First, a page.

I had been eyeing Gabi: A Girl in Pieces by Isabel Quintero even before it won the William C. Morris Award for a debut book published by a first-time author writing for teens. I love the cover, which did its job in pushing me to want to know how the cover reflects the story. Metaphorically perhaps we should not judge books by their covers but literally I do and you do and so do all readers. If we did not, publishers would not put any effort in and all books would come in brown paper wrappers. This was the only book I paid for while I was at the ALA Midwinter conference, the award announcements gave me that extra little push to pick it up right away.
Gabi is a wonderful and complicated person, in other words a teen human being. She is confused by the mixed messages she gets from her Mexican/American community, and the media, and her mother, and her father, and her friends. She has a strong sense of self that is derailed when her family tells her she has the wrong friends or is making the wrong choices. One of her healing outlets is her journal and her poetry. The story is told in the form of her journal that begins with her senior year in high school and end just after graduation.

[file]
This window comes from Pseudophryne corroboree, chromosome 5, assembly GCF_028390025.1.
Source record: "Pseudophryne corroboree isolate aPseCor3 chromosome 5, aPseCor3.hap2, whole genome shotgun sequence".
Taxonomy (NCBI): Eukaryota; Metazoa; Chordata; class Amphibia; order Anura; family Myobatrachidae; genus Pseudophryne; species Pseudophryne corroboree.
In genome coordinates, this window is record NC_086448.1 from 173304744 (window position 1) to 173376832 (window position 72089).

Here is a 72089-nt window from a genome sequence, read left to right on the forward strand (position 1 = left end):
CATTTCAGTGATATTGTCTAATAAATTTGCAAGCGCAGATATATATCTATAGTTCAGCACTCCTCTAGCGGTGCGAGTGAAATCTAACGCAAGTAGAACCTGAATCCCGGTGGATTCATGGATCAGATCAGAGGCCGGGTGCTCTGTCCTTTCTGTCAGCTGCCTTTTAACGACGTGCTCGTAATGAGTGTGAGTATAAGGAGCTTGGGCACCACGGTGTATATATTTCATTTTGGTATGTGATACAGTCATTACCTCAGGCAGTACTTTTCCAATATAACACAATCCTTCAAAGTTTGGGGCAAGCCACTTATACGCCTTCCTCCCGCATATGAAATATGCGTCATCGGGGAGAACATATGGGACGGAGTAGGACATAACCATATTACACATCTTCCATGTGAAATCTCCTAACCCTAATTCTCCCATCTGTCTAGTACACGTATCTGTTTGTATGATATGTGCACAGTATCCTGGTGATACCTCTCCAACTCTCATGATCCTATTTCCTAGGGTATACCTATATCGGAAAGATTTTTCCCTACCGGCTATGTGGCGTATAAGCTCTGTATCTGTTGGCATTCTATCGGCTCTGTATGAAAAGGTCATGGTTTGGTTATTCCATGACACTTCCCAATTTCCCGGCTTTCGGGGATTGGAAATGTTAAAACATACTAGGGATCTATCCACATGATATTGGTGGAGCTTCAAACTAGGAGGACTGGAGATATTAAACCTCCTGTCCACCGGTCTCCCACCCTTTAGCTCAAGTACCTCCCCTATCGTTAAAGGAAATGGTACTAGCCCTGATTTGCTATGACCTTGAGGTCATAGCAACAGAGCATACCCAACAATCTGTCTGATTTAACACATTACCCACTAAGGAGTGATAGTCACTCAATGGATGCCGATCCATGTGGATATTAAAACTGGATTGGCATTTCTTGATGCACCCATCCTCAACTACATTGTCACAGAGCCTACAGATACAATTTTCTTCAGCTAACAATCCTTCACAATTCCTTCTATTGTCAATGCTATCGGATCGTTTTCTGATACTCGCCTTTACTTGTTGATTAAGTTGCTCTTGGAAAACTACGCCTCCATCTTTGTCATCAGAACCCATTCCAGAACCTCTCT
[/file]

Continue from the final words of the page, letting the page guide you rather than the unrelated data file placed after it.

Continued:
I liked Gabi a lot. She remarkable well with a number of issues in her life, from her father's drug addiction to her best friend's pregnancy. However, on top of all that is another friend coming out to his hostilely un-supportive family, a wayward brother, the arrival of a new sibling, a hypocritically, hypercritical aunt, college application and acceptance stress, school work, and a love life. I felt like all this was unrealistically dramatic. Perhaps one or two fewer wrenches might have given Gabi the opportunity to deal with each in a deeper way. I am not one to believe teens have it easy today, but YA literature plays an important role in helping teens in anguish. Giving Gabi less to contend with would have, I think, made it easier for readers to see themselves.
Dave Smith in Scott McCloud's The Sculptor has a number of issues himself. For one, he is a frustrated sculptor who had some early success, but has lost his muse. This sets him up perfectly in this "deal with the Death" story. There were many times I wanted to shake Dave and maybe even slap him and say "What are you doing?!?" He spends a bit too much time in a "Woe is me" mindset, but this just means I probably wouldn't be friends with him, not that I did not enjoy his story. Had I been paying more attention to the plot and less to the amazing, and detailed art, I might have seen the twist coming at the end, but my immersion in the blue and white drawings left me surprised by how it all turns out. For this I am glad. I dislike a fabulous twist ending that I can see coming.
Two really good books I am glad I spent some time with this cold weekend.